[N]ot all members of law enforcement are to blame for the actions of a corrupt and brutal few. Characterizing the current criminal justice system as a tool for racial subjugation is not constructive. Cops and communities plagued by violence need one another, and politicos in both parties should recognize that.
Even if one grants that problem officers are a small minority among the vast majority of good cops, our current systems for holding police officers accountable are ineffective from top to bottom. Administrative discipline for misconduct is largely shielded from public view and very rarely results in officer termination. Criminal charges for on‐duty misconduct is even rarer, despite some high‐profile arrests of officers caught on camera. And the doctrine of qualified immunity has rendered civil remedy even more rare than it otherwise may be. As a result, people who don’t trust the police after they or someone they know have been abused have little reason to change their minds.
But what researchers and residents know about how police generally operate undermines the “bad apples” hypothesis. Aggressive policing that is focused almost exclusively in black and brown neighborhoods is racial subjugation in effect, if not necessarily in intention. Dismissing such complaints as “not constructive” relieves the police of their obligation to face the harsh consequences of their actions. Without an acknowledgment of the wrongs of the past and present, there is little realistic hope for establishing police legitimacy in the future.
Moreover, while many police departments are primarily guilty of implementing bad policy in good faith, some departments are corrupt or significantly captured by self‐serving officers that they can operate with near impunity. As the saying goes, “culture eats policy for breakfast,” and too many departments have toxic cultures that are flatly incompatible with establishing the fairness and legitimacy Abt rightly prescribes. As such, those communities whose police departments have long histories of corruption and torture will likely have to rely heavily on nongovernmental methods to reduce violence without significant police involvement. If readers are to take Abt’s triage metaphor seriously, and they should, dismantling and reconstructing the most problematic police departments must be part of the long‐term care of those communities.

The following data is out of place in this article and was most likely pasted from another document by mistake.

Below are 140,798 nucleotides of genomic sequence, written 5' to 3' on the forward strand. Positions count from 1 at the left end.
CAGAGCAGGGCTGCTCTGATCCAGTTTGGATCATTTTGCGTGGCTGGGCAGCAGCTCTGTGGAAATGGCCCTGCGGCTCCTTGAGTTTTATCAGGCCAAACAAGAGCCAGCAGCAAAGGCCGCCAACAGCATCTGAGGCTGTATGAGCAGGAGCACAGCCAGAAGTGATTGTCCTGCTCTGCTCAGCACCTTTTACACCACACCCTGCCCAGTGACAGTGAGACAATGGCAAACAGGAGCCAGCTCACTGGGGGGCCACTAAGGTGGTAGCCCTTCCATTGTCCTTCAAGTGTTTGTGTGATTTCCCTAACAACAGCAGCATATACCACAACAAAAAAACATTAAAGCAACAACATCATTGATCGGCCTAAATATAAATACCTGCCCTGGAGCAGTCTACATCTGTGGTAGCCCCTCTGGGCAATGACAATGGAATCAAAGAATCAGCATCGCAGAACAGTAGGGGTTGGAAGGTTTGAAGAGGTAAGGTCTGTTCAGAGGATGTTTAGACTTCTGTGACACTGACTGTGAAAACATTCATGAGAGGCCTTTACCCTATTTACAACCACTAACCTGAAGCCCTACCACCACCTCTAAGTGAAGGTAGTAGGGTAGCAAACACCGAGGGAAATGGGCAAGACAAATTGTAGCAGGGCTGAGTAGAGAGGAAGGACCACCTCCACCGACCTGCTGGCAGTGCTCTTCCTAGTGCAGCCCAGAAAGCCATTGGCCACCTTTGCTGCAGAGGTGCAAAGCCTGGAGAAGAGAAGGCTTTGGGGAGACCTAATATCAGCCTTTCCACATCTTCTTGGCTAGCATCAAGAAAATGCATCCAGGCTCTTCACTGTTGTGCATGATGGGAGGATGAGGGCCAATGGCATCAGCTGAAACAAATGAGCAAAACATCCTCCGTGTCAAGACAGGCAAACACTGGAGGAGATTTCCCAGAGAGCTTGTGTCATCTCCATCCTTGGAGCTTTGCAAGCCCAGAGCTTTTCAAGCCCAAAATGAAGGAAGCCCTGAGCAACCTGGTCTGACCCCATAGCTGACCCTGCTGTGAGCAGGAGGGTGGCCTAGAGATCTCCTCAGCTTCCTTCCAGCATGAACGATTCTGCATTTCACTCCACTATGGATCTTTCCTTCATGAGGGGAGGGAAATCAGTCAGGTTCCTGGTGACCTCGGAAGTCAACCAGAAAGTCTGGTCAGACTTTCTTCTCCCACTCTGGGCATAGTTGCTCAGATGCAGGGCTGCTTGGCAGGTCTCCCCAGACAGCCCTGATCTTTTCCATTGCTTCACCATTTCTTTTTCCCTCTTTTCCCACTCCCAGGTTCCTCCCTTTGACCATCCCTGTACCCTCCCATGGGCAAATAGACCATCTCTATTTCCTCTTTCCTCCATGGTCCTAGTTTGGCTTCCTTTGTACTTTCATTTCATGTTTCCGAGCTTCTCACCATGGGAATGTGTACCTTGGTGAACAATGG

Bleeding Out is an ambitious book that provides a welcomed context to the problem of urban violence. Abt commendably collects and accessibly presents the broad array of academic literature and practical studies to prescribe necessary changes to how we think about and address violent crime. Abt correctly recognizes the perceptions of the illegitimacy of American police, particularly by black Americans, but he misplaces the responsibility to fix that perception onto activists and critics rather than the police themselves. Where the police are competent to adjust and cooperate to community needs, the onus is on them to prove it. Where police are not able to do so, they must be removed and replaced — or, at least, they must get out of the way.